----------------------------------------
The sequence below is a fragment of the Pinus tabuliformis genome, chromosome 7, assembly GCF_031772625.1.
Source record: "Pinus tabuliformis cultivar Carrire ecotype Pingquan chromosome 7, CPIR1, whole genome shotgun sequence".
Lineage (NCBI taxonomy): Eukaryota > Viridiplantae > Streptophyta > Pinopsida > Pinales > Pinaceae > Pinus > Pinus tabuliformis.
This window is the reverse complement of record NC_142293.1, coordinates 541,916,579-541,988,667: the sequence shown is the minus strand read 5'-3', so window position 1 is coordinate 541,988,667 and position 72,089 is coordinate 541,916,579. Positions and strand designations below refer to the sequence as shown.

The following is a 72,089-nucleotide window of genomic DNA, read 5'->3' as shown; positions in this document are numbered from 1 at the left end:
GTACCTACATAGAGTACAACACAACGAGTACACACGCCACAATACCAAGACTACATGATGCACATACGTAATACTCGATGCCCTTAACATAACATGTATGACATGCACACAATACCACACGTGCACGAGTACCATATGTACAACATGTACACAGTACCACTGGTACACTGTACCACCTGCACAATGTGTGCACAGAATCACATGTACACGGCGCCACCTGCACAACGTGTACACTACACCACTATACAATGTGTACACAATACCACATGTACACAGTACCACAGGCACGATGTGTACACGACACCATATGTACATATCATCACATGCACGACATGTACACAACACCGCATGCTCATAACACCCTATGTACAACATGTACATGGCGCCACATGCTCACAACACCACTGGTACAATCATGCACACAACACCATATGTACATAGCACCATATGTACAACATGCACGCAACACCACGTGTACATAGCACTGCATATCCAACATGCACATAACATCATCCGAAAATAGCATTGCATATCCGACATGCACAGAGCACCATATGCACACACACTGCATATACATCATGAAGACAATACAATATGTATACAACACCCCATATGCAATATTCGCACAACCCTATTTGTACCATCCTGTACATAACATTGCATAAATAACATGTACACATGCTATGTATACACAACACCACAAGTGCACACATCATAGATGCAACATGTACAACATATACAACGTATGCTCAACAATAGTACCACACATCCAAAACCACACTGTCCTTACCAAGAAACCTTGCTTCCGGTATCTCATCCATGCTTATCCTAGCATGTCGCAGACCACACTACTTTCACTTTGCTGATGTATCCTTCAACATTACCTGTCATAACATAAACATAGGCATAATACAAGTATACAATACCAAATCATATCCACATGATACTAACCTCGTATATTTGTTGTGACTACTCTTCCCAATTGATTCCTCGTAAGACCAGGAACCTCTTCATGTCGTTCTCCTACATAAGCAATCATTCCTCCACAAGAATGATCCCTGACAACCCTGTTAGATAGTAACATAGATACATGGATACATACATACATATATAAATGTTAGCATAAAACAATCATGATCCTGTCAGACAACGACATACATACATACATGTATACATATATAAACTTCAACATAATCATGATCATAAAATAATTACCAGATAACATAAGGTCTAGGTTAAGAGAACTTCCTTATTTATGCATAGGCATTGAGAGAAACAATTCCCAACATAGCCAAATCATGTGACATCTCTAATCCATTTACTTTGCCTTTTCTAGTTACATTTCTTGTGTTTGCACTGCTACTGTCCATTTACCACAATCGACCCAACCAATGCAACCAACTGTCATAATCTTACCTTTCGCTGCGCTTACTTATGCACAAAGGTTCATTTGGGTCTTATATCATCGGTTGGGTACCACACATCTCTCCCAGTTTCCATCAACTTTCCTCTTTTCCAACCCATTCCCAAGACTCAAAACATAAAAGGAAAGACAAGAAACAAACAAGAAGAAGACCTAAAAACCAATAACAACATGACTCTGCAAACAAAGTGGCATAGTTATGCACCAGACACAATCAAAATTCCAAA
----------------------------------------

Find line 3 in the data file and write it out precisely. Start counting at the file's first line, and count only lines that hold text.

Lineage (NCBI taxonomy): Eukaryota > Viridiplantae > Streptophyta > Pinopsida > Pinales > Pinaceae > Pinus > Pinus tabuliformis.